The founders are strong believers of finding and growing talent from within. You may enter their company as a flower fairy, but when roles open up, the team looks internally to see if there’s someone from the current pool to promote and coach to take up new roles.

“What we’re both really proud of is the culture we’ve cultivated and the team that shares, lives and breathes that culture.”
– Joanne of Happy Bunch.

From the start, Happy Bunch has kept their offering simple—just one type of flower arrangement a day for RM42, with occasional Luxe bunches that cost a bit more.

When they first started out, their model was unique on the market, but now there are quite a few others operating in the same space.

The team sees that as a positive, and said, “The increase in players indicates that there is definitely a growing market for flowers. We’re excited to see that growth and it’s nice to know that we have a part to play in creating that demand.”

“We disrupted the industry by changing the way people view flowers, where previously it was a bit of a luxury—purchased only for special occasions. Now, flowers are given frequently for any reason or no reason at all.”

They explained that they’re in a volume-driven business, and their challenge now will be to stay ahead of the game. Although they deliver over thousands of bunches a month, they still have tight margins because of the affordability of their bouquets.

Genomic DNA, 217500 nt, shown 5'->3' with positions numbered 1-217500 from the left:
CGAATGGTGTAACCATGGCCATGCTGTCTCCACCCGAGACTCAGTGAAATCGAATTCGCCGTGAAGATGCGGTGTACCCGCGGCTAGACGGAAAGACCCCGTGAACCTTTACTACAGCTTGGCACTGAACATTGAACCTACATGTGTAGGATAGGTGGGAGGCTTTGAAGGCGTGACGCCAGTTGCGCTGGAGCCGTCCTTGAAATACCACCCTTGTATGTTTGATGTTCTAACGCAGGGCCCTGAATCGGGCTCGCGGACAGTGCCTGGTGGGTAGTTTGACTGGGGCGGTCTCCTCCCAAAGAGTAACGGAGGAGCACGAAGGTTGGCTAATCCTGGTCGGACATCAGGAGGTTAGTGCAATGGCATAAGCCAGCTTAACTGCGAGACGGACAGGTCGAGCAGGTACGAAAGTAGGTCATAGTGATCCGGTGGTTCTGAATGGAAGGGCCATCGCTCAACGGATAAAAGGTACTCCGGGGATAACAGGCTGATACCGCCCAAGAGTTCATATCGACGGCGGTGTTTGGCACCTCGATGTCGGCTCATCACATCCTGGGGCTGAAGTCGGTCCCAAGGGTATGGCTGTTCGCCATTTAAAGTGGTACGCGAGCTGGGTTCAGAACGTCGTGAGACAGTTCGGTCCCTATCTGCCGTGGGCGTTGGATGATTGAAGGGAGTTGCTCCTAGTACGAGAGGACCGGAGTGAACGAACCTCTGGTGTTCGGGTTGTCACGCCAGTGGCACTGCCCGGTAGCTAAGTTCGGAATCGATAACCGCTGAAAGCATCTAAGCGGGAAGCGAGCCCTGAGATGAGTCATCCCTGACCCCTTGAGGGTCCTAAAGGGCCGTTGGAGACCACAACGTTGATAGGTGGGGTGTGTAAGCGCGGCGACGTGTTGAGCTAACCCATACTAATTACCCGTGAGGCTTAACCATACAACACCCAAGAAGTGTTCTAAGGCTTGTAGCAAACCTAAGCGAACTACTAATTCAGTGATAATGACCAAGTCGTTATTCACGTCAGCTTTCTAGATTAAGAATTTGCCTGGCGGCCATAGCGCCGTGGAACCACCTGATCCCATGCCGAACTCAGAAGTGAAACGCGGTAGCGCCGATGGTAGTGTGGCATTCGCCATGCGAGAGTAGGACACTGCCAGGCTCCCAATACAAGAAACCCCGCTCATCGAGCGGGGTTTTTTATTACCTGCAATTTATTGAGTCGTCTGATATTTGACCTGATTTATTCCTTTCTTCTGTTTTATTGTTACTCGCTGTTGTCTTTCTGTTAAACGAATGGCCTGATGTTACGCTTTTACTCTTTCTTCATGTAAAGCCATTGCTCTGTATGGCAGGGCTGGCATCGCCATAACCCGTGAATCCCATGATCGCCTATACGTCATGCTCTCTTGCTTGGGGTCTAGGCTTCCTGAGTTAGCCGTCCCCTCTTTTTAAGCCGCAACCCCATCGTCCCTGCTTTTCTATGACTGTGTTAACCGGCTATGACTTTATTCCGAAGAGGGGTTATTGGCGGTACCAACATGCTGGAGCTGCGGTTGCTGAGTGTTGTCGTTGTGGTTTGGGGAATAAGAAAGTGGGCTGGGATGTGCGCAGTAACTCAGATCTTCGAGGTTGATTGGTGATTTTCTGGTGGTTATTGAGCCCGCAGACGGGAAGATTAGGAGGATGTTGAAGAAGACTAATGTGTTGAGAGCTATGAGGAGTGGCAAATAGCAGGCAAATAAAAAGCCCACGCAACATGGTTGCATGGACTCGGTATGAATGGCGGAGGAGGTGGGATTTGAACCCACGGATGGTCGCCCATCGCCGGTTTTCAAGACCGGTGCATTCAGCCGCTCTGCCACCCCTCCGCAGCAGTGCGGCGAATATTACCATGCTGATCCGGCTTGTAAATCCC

Rather than offer even more options, the team is instead focused on improving the user experience. “We’re going to go back-to-basics, do what we’re already good at, but making sure we do it ten times better,” said Joanne.

“We will replicate the same model in a few other key markets within the region.”

Image Credit: Happy Bunch

The next stop for the team is Singapore, and they already have a skeletal team on the ground there.

Happy Bunch Singapore‘s offerings go at SGD35, and the team are also looking to strengthen their tech strategy to optimise productivity and bring them even closer to their customers.

Back in Malaysia, they’re trying out a new popup store format, with the first being located in Village Grocer, Avenue K.

The Happy Bunch popup store in Village Grocer Avenue K.

“We wanted to see how we could have some on-ground presence and expand the convenience arm of our business model,” said Joanne.

This also allows them weekend sales (as the office usually only runs on weekdays) and doubles up as a quick way for customers to buy Happy Bunches on the spot, if they’re in the area.

However, with the growth and even welcoming a new investor on board, their end objective has remained unchanged from day one.

“Our mission to make it simple for anyone to send flowers and delightful for anyone to receive them is something we take very seriously. Every initiative or enhancement we adopt will contribute towards making that happen,” said Joanne.

Feature Image Credit: Happy Bunch

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© 2021 GRVTY Media Pte. Ltd.
(UEN 201431998C.)

Vulcan Post aims to be the knowledge hub of Singapore and Malaysia.

© 2021 GRVTY Media Pte. Ltd.
(UEN 201431998C.)